Pain in Furuneo's chest made him aware of a constriction there. The past!

"Am . . . I down there somewhere?" he asked.

"Yes," Abnethe said.

"And I'll come back to the yacht?"

"If that's what you did originally."

"What would I find, though?"

"Your bride gone, disappeared."

"But . . ."

"It would be thought that some creature of the sea or the jungle killed her. Perhaps she went swimming and . . ."

"She lived thirty-one years after that," he whispered.

"And you can have those thirty-one years all over again," Abnethe said.

"I . . . I wouldn't be the same. She'd . . ."

"She'd know you."

Would she really? he wondered. Perhaps - yes. Yes, she'd know him. She might even come to understand the need behind such a decision. But he saw quite clearly that she'd never forgive him. Not Mada.

"With proper care she might not have to die in thirty-one years," Abnethe said.

Furuneo nodded, but it was a gesture only for himself.

She wouldn't forgive him any more than the young man returning to an empty yacht could forgive him. And that young man had not died.

I couldn't forgive myself, he thought. The young man I was would never forgive me all those lovely lost years.

"If you're worried," Abnethe said, "about changing the universe or the course of history or any such nonsense, forget it. That's not how it works, Fanny Mae tells me. You change a single, isolated situation, no more. The new situation goes off about its business, and everything else remains pretty much the same."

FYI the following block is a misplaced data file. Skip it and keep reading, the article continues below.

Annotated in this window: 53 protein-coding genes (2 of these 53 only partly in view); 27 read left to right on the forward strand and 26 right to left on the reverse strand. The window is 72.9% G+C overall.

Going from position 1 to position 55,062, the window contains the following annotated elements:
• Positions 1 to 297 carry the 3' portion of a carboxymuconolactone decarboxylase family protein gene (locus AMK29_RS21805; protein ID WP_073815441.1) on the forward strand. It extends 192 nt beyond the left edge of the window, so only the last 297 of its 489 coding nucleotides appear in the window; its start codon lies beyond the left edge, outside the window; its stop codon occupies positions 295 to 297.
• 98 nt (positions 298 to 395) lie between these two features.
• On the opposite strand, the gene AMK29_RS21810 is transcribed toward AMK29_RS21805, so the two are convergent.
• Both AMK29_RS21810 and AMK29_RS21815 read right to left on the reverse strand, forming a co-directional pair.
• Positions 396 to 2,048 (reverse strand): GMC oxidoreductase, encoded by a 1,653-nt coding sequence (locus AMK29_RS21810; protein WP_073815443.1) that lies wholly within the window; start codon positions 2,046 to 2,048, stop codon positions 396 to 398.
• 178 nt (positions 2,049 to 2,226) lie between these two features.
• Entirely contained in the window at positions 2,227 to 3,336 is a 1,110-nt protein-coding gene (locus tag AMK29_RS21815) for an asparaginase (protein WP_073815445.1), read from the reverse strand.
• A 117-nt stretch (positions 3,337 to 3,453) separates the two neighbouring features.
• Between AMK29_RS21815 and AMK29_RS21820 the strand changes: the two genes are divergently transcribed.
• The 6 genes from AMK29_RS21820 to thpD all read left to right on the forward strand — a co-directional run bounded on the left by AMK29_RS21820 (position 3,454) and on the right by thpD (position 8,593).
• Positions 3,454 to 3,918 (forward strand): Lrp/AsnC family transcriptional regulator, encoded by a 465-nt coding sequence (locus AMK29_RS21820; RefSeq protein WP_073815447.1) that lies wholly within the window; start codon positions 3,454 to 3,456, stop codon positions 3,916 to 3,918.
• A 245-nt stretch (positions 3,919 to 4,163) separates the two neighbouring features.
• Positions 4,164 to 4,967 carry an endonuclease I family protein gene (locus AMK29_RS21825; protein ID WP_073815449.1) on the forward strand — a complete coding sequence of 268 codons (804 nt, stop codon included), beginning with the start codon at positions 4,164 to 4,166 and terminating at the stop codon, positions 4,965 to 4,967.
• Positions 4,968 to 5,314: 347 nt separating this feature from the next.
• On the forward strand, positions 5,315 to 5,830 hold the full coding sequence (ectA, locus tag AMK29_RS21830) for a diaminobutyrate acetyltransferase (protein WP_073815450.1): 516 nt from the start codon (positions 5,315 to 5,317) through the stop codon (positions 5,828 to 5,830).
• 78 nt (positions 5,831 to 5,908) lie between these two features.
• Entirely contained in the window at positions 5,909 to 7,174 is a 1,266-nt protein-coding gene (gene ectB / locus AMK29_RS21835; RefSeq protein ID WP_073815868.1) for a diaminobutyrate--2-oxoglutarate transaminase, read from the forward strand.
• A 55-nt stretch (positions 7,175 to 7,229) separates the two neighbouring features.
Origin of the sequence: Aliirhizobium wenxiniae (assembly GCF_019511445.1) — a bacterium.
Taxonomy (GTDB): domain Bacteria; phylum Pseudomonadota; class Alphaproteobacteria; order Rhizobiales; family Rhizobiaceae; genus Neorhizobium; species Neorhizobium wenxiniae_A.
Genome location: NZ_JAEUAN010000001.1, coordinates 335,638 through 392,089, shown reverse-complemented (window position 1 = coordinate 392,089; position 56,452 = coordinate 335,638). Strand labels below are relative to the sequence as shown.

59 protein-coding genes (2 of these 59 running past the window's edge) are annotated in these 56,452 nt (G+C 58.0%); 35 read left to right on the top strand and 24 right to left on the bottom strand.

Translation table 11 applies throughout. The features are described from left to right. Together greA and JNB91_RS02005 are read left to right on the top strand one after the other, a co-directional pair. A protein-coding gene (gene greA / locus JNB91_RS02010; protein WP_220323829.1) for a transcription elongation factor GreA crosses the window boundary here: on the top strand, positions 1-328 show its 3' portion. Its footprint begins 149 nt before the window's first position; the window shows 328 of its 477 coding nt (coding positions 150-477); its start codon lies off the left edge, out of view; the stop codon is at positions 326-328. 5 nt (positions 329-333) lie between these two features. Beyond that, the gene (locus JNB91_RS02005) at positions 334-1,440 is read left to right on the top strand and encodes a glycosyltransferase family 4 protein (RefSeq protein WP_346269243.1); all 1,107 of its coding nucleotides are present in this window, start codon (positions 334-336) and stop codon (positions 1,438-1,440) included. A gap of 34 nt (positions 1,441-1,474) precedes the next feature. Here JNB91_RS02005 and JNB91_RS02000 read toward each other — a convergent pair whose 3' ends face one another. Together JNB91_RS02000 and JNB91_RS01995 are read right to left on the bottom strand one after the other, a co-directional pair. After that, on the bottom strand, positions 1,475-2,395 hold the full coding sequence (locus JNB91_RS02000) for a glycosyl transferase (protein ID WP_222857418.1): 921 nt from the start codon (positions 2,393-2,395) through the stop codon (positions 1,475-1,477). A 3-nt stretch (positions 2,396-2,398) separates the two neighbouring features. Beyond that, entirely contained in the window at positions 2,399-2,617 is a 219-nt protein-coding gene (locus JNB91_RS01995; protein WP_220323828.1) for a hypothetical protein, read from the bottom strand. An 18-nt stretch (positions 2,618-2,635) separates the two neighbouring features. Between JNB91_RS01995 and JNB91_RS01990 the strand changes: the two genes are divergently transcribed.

"I see."

"Do you agree to our bargain?" Abnethe asked.

"What?"

"Shall I have Fanny Mae pick her up for you?"

"Why bother?" he asked. "I can't agree to such a thing."

"You're joking!"

He turned, stared up at her, saw that she had a small jumpdoor open almost directly over his head. Only her eyes, nose, and mouth could be seen through the opening.

"I am not joking."

Part of her hand became visible as she lifted it, pointed toward the other door. "Look down there at what you're rejecting. Look, I say! Can you honestly tell me you don't want that back?"

He turned.

Mada had gone back to the hammock, snuggled face-down against a pillow. Furuneo recalled that he'd found her like that when he'd returned from the seadome.

"You're not offering me anything," he said.

"But I am! It's true, everything I've told you!"

"You're a fool," he said, "if you can't see the difference between what Mada and I had and what you offer. I pity . . ."

Something fiercely compressive gripped his throat, choked off his words. Furuneo's hands groped in empty air as he was lifted up . . . up . . . He felt his head go through jumpdoor resistance. His neck was precisely within the boundary juncture when the door was closed. His body fell back into the Beachball.